OKR is an acronym that stands for “Objectives and Key Results”.

It may be helpful to have a little background on the OKR acronym and what it means. “OKR” stands for objectives and key results, a goal-setting methodology that allows you to set objectives—the goals you want to achieve—and then track the results you want to hit in order to get there. As the name suggests, OKRs are made up of two parts:

  • Objectives: these are what you want your company or team to aim for; they should be ambitious but not impossible.
  • Key Results: these are how you’re going to measure your objectives, and ideally, they’re quantitative so it’s easy to see whether or not you’ve met them.

Big companies like Google, LinkedIn and Zynga use this method of goal-setting because using OKRs has been shown to increase employee engagement by up to 300%.

The process of setting OKRs helps organizations define their goals, key performance indicators and set up clear metrics that can be tracked and monitored.

OKRs (Objectives and Key Results) are a framework for defining and tracking objectives and their outcomes. They were first developed by Intel in the 1970s, popularized by John Doerr when he was at Google, and have since gained popularity across a range of industries.

The process of setting OKRs helps organizations define their goals, key performance indicators and set up clear metrics that can be tracked and monitored. Companies using this method establish a culture of transparency, focus, alignment and accountability. It’s easy to see why OKR adoption has grown so rapidly: every company wants all these things!

So what are the possible challenges? How do you really know if your company is ready to start implementing OKRs?

Is Your Organisation Ready for OKRs? 

1. Not committing to transparency:

One of the most fundamental mistakes an organization can make when implementing OKRs is not committing to transparency. Transparency is the cornerstone of any successful OKR system, and without it you may as well just skip the whole process.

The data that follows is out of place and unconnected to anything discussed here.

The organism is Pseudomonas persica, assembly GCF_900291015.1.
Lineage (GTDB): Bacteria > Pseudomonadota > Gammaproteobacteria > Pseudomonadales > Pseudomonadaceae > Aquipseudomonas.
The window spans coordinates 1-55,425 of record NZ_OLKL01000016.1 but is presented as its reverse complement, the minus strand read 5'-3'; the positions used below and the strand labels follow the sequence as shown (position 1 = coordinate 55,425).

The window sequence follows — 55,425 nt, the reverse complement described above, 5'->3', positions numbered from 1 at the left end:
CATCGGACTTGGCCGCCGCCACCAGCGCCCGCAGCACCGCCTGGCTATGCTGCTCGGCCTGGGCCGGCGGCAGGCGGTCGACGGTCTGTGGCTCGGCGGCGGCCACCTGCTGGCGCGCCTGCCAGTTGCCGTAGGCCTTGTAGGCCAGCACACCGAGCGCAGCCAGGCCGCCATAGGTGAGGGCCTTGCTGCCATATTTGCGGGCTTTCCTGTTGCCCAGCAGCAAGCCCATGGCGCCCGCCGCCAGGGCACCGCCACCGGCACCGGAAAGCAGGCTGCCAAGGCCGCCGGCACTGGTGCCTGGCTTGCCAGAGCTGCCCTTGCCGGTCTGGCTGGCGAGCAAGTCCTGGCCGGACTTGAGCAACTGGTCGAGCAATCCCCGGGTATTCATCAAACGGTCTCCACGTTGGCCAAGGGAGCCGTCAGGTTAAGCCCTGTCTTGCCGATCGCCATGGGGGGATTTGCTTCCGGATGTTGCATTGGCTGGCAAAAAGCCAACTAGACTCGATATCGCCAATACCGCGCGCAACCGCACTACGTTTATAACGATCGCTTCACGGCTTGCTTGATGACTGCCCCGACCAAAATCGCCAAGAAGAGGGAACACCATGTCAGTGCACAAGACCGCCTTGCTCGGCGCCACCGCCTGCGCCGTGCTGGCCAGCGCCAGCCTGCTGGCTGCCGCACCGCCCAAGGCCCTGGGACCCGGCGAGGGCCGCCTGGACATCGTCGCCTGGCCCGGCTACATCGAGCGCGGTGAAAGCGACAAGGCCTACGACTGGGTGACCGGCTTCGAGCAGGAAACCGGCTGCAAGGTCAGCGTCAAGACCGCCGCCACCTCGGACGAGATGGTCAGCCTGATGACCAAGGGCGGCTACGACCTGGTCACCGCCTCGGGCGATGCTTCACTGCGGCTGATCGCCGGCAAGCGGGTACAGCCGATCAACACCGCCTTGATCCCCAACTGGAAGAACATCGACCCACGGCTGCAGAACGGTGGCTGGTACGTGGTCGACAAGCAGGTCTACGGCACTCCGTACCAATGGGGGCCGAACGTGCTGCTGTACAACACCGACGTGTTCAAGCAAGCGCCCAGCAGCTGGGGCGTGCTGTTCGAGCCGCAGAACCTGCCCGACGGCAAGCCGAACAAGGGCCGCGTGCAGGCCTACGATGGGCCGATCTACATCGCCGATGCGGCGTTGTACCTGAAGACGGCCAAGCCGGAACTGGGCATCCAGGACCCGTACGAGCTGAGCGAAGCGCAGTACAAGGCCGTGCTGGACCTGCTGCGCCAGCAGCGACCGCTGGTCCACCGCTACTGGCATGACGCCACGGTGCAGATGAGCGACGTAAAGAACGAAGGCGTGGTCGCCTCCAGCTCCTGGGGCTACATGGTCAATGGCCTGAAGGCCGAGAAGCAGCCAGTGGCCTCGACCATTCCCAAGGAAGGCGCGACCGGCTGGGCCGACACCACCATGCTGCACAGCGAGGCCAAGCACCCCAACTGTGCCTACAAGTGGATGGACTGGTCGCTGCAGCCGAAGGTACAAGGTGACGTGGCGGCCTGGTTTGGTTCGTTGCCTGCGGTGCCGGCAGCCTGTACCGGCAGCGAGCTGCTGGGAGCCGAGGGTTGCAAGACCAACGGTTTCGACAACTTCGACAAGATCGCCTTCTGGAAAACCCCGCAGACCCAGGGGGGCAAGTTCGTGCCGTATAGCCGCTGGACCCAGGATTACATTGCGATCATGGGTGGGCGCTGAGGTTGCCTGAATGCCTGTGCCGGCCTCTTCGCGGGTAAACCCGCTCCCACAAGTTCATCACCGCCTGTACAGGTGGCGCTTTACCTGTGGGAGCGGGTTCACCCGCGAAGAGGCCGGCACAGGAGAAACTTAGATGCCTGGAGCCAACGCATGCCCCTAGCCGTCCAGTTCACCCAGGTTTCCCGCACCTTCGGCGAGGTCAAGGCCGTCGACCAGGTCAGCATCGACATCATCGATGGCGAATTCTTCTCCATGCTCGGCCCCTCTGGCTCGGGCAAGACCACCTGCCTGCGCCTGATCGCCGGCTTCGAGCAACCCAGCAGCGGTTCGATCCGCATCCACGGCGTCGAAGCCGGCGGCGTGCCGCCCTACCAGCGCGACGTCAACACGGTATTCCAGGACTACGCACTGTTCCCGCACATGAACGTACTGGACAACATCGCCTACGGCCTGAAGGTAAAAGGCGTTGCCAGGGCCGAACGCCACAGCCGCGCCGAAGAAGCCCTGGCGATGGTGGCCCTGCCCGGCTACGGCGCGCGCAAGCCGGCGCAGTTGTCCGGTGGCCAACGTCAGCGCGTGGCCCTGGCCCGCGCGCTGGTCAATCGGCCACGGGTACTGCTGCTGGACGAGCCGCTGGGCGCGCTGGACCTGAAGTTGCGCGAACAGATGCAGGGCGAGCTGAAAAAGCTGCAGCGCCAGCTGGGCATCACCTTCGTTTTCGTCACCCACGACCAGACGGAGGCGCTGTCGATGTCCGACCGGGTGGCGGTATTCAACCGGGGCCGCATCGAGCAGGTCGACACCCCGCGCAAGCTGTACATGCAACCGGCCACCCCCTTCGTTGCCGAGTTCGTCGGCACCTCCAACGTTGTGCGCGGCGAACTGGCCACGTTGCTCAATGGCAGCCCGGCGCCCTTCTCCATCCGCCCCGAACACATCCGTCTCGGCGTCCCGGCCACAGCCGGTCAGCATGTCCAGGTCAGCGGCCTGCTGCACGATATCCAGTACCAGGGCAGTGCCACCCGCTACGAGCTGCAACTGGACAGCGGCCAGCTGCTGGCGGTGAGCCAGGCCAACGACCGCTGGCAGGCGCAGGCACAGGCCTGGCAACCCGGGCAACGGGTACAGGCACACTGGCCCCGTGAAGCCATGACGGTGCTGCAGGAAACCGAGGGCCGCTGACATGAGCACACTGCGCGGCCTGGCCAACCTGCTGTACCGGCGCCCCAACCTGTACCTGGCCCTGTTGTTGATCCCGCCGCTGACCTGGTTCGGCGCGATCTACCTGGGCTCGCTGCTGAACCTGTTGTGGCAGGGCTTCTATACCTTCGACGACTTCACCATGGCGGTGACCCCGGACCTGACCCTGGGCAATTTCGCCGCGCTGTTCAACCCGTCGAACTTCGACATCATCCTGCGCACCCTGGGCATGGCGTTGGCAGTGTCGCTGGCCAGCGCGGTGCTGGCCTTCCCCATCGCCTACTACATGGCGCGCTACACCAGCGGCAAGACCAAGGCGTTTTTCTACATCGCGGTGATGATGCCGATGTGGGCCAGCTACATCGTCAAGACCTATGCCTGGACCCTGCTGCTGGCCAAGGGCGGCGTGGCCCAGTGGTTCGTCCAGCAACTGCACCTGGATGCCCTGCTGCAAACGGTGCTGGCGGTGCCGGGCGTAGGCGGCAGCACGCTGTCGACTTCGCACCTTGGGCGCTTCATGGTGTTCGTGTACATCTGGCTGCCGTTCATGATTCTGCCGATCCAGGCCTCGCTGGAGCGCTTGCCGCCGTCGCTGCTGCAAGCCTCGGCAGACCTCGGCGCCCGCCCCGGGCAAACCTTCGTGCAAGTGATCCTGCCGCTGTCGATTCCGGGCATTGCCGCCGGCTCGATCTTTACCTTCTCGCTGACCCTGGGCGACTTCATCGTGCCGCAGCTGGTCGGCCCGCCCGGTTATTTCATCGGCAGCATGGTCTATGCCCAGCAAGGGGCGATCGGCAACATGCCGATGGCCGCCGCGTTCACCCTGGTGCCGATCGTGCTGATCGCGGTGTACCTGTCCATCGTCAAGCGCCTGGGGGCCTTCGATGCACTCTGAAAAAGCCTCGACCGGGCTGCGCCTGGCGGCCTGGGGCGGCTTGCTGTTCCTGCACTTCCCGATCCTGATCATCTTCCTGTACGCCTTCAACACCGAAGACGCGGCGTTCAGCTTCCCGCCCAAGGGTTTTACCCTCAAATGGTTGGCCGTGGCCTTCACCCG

OKR transparency has two components:

  • The first component is that there has to be a clear company-wide understanding that transparency is important, desired, and a part of the culture. It’s not enough for leadership alone to discuss how they want more “transparency” in the company—there needs to be a concerted effort at all levels of management to make sure everyone knows transparency is important (and why).
  • The second component is in getting your actual work done “on the ground.” If you’re trying out OKRs for yourself or your team, but aren’t making an active effort toward greater visibility with your Objectives or Key Results, you won’t reap the benefits that OKRs promise. This means actually sharing your individual Objectives and Key Results with those in your direct reporting hierarchy so they can see what you’re working on and how it relates to their own teams’ efforts.

The Importance of Transparency in Leadership

2. Not being specific enough in your objectives

Objectives should be crystal clear, and this is where we see the majority of mistakes. The objective ‘Improve our product’ is not specific enough—we need to know what we’re improving and how much, or else the team will end up wasting time debating what exactly it means to improve the product in general. A more specific example would be ‘Increase the number of users from 80 to 200 by the end of Q1’.Similarly, if you have an objective that’s too broad like ‘Improve user satisfaction, it’s hard to determine whether it’s been achieved or not—you’ll need a key result like ‘Receive 30% more positive reviews on Trustpilot’ as part of your OKR framework.